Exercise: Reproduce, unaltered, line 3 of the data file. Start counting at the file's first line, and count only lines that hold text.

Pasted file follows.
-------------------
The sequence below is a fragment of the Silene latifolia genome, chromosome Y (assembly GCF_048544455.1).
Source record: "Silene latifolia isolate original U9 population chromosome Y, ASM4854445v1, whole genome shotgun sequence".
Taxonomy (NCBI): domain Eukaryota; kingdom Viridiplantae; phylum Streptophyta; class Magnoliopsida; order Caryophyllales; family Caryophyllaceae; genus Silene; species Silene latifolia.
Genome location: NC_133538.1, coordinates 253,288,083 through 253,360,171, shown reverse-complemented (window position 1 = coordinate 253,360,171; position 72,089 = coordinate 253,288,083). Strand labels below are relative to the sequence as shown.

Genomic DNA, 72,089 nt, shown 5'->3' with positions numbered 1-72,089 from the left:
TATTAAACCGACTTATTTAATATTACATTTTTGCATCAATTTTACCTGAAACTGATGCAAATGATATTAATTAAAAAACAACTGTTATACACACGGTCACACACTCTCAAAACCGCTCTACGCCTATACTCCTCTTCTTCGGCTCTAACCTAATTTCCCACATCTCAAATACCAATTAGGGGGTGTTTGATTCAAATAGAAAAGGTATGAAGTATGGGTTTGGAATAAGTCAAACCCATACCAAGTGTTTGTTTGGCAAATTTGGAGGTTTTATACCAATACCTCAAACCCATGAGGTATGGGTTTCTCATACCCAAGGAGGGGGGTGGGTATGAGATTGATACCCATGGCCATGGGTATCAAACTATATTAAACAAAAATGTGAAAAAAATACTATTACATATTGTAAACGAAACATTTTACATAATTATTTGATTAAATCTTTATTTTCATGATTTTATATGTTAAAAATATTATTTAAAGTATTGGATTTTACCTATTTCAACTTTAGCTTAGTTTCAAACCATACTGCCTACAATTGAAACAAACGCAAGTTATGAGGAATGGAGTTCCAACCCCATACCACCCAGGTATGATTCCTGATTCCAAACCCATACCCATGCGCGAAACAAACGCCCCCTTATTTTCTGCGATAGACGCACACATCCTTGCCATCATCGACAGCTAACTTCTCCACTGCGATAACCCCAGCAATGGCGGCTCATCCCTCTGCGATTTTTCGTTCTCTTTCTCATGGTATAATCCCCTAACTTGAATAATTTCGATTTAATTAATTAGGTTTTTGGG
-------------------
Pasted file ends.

Taxonomy (NCBI): domain Eukaryota; kingdom Viridiplantae; phylum Streptophyta; class Magnoliopsida; order Caryophyllales; family Caryophyllaceae; genus Silene; species Silene latifolia.